Tswalu is a vast, magical land of infinite possibility, with sweeping vistas and a liberating sense of space. The green Kalahari is nature at its most diverse and surprising, and to spend time here is to be touched by exuberant, soulful beauty. Considered important for thousands of years, we’re now striving to conserve this breath-taking landscape for future generations.
The many San Engraving sites at Tswalu testify to the importance with which earlier inhabitants regarded the green Kalahari. It gave them sanctuary and both physical and spiritual nourishment.
During the 20th Century, this link between people and their surroundings was disrupted by attempts at cattle farming and hunting.
Tswalu is a labour of love for the Oppenheimer family, who took responsibility for this remarkable reserve in 1998 – continuing the vision of the late Stephen Boler, from Manchester in the United Kingdom, whose dream it was to return this land which had been farmed, to its former state. Since then, their commitment to conservation has seen indigenous species re-introduced, and real strides made towards the restoration of the Kalahari, and the undoing of years of neglect.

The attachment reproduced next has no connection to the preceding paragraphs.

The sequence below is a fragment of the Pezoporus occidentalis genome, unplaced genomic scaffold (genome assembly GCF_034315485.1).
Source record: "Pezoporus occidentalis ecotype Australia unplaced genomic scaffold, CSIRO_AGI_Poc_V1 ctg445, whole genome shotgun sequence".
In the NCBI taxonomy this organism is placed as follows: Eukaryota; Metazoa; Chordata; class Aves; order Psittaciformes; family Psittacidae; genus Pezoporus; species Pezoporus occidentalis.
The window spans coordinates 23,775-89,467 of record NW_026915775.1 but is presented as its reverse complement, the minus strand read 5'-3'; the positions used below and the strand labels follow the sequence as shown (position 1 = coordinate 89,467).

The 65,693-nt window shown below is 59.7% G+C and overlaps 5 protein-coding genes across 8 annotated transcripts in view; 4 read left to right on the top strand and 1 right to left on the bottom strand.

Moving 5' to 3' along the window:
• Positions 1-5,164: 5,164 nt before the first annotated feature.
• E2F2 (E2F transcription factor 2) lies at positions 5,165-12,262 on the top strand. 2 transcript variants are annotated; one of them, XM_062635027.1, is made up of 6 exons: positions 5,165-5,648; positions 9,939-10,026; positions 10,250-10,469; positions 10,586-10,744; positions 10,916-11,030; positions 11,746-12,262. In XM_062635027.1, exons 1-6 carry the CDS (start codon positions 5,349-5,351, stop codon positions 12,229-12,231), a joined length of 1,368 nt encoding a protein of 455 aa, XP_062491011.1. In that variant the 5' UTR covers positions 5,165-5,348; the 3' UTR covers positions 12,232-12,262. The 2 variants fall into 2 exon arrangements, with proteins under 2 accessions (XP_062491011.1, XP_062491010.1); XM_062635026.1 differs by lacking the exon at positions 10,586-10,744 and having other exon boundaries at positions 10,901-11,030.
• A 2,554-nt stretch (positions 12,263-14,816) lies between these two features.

In its new incarnation as a private nature reserve and conservation success story, Tswalu is bringing this ultimate ambition a little closer each day: To leave the world better than how we found it.
Tswalu lets you reconnect with the richness of the earth. It offers an escape to a place that’s governed by the ancient rhythms of the seasons, rather than the clock and the calendar. It offers a vision of hope that brings together conservation, research and unrivalled safari experience. Everything Tswalu does is centred around our creed: To leave our world better than how we found it.
From Tswalu’s earliest days, there has been a recognition that we can only care for and conserve what we can understand. Research has become a vital part of what we do at Tswalu and continues to reveal fascinating aspects of the ecology. Indigenous animal species have been successfully (re)introduced and are thriving.